Black advertising executives pay it forward
By Haley Draznin, Special to CNN
(CNN) — Brian Lee is a rare face in the advertising industry.
The 27-year-old assistant account executive at Wieden+Kennedy in Portland, Oregon, is one of the 7% of managers (PDF) in advertising and marketing who are black.
When Lee was looking for a way into advertising after graduating from college, he didn’t know how to get his foot in the door.
Enter Lincoln Stephens.
Stephens’ passion to expose young black students to media led to the creation of the Marcus Graham Project, which mentors and trains youth in the skills they need to get a job at an ad agency.
“I started the Marcus Graham Project really out of a need to increase diversity in the advertising and marketing industry,” he said.
The project, named after Eddie Murphy’s advertising executive character in the movie “Boomerang,” began in 2007.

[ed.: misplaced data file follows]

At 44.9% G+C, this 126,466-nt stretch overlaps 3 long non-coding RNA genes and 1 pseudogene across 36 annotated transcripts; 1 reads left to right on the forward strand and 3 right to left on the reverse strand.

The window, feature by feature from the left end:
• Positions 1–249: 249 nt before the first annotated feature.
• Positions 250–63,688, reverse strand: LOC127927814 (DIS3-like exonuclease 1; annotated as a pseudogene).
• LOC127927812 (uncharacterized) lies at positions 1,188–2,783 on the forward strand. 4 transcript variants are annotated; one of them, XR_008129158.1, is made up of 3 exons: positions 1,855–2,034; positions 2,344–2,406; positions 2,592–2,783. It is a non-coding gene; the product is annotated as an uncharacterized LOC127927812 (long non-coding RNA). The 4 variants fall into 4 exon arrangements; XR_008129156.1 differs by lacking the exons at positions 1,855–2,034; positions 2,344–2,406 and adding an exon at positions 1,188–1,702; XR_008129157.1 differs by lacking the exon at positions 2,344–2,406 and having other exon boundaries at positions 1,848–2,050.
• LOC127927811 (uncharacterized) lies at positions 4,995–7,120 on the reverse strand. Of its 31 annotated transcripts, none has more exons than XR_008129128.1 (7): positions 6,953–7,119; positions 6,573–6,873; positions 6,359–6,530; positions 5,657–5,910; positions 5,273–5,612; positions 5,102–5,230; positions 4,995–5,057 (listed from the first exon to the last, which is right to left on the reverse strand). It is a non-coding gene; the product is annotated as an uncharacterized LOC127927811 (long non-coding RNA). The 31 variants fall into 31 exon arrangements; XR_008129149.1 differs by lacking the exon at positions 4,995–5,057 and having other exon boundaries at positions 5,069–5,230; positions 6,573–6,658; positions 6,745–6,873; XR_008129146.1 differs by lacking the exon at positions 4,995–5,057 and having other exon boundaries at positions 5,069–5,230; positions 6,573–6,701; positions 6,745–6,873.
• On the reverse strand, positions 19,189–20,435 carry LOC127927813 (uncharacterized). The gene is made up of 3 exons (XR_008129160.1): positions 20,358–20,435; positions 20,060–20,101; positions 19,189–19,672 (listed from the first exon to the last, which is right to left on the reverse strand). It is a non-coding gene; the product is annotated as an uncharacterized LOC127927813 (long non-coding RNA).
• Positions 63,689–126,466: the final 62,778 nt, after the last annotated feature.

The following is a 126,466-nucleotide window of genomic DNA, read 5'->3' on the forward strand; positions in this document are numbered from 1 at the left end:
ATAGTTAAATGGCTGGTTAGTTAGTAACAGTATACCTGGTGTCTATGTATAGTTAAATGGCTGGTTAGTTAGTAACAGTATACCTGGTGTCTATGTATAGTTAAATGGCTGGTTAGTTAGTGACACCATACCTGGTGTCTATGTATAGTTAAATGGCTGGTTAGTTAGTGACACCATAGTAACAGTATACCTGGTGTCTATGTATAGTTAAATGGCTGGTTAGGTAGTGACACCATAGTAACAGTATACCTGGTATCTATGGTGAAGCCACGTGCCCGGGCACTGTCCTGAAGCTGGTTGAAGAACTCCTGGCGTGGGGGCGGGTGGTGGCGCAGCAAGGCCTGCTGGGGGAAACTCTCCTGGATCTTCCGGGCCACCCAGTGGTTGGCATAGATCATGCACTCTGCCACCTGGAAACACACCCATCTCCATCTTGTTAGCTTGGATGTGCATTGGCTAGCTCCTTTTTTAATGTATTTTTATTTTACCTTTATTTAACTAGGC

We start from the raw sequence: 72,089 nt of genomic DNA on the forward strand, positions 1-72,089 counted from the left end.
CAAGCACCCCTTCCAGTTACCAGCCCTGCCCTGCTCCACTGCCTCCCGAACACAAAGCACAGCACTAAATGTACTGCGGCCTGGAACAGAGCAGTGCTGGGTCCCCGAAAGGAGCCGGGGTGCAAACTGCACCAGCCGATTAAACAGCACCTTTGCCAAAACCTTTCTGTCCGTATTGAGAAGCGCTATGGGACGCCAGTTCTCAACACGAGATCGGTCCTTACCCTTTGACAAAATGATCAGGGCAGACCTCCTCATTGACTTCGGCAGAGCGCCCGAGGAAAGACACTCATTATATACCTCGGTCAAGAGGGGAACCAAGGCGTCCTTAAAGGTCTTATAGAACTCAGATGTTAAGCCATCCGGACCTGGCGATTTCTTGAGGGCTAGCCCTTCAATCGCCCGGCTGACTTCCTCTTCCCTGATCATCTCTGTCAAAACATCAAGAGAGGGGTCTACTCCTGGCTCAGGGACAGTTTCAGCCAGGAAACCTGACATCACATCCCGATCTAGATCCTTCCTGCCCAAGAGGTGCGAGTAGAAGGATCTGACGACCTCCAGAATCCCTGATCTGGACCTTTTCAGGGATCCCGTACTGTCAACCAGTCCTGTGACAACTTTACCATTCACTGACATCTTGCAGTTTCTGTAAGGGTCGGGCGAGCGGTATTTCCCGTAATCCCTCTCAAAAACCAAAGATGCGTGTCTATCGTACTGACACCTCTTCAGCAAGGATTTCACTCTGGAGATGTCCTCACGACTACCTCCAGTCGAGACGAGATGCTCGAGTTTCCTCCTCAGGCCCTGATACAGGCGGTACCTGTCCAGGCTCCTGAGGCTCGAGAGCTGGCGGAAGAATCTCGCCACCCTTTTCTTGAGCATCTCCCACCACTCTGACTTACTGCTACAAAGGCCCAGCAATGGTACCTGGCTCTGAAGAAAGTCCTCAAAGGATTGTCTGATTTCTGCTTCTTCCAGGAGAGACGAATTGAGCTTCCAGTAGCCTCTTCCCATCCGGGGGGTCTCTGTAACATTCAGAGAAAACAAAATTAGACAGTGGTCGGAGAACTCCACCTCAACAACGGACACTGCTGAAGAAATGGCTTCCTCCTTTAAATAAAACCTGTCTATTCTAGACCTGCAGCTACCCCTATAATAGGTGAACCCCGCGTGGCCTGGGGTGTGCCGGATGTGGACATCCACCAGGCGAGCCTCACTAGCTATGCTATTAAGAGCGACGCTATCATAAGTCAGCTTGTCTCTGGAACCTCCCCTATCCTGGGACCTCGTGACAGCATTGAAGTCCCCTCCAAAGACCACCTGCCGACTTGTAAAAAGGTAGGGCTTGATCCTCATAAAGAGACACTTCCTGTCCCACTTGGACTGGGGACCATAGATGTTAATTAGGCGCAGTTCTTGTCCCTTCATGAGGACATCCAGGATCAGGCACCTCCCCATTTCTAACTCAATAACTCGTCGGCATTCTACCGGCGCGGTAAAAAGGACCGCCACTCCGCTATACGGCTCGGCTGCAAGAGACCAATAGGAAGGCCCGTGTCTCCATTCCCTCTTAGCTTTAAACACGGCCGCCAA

Stephens encouraged Lee to apply for the program’s 10-week intensive summer boot camp, where participants develop campaigns for real clients.
“He really set me up in a way that allowed me to get the foundation that I need to even be successful at Wieden+Kennedy,” Lee said. “And so if it wasn’t for him, I wouldn’t be here.”
This year, Lee was a mentor and judge, joining his own mentor, Stephens, along with executives from advertising firms Publicis Kaplan Thaler and JWT at the One Club Creative Boot Camp. In the four-day competition in Atlanta, students were challenged to create an ad campaign. Winners earned a summer internship at Publicis or an invite to the Marcus Graham Project summer boot camp, where Lee got his start.
It allows Lee to pay it forward, just like Stephens did for him.